16 August 2012 - A startup company established by a team of MIT students and alumni has developed a patented technology that uses a mirrored parabolic trough to capture sunlight, heating fluid in a pipe along the mirror’s centerline. This system uses the hot fluid and cold air to generate electricity. At the same time, the hot fluid can be used to provide heat and hot water, or, by adding a separate chiller stage, to produce cooling as well.
A prototype of the system has been installed at a small clinic in Lesotho; next year, the MIT team plans to have five fully operational systems installed in isolated clinics and schools there for field-testing. The key element of the system is a device called a scroll expander, used to convert the heat to power.
Matthew Orosz Meng says the idea for the project began years ago, when he spent two years working in a village in Lesotho as a Peace Corps volunteer with no access to electricity or hot water. There are some 30,000 clinics and 60,000 schools around the world that similarly lack access to electricity but have sufficient sunshine to meet their power needs, Orosz says.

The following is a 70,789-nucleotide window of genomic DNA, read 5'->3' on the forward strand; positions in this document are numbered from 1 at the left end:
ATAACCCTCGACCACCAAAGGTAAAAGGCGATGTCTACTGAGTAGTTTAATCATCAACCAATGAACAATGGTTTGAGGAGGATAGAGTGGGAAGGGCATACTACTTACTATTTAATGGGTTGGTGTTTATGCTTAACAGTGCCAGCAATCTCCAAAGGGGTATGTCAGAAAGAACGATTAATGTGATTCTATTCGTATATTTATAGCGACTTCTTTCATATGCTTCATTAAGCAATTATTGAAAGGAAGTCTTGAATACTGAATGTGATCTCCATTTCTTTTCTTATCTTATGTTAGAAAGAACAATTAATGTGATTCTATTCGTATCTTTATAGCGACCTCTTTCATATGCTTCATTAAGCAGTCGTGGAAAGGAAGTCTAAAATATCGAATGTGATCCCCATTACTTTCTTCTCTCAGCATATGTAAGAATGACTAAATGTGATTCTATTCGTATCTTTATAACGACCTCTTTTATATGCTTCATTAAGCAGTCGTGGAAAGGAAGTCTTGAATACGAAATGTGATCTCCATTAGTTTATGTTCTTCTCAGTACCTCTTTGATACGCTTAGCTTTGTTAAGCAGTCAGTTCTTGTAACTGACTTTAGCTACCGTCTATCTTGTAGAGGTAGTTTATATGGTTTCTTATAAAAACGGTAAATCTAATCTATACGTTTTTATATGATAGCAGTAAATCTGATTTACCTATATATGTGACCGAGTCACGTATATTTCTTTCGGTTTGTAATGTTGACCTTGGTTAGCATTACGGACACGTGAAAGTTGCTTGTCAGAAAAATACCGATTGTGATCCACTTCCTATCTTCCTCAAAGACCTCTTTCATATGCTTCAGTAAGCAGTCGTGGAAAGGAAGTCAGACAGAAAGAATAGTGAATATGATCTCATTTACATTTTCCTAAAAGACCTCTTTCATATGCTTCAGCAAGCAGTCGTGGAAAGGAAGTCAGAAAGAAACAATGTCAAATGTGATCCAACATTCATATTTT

Working with fellow student Amy Mueller, their thesis advisor Harold Hemond, a professor of engineering at MIT and others, Orosz set up a nonprofit company called Solar Turbine Group (now known as STG Internatonal) to develop the solar technology that he envisioned as a practical alternative for these off-the-grid facilities.
Today, Orosz explains, there are only two viable options to provide electricity for such places: a solar photovoltaic (PV) array or a diesel generator. Both are somewhat less expensive to install than his company’s solar trough system, but when the costs of replacement parts and fuel are factored in, he estimates the solar trough system will be substantially cheaper over its lifetime.
The pilot system, which Orosz and his colleagues started to assemble at Lesotho’s Matjotjo Village health clinic in 2008, provided the initial proof of principle, though it took years to get all the parts working properly in that remote location. While they were able to demonstrate the successful operation of their heat-powered generator — a system called an organic Rankine cycle (ORC) engine — the system required a skilled operator to adjust the temperatures, pressures and voltages as conditions changed.
Since then, the STG team has developed a computerised control system that allows the system to run virtually hands-free. Once that system is installed, the only routine maintenance required is washing the huge mirrors every six months or so.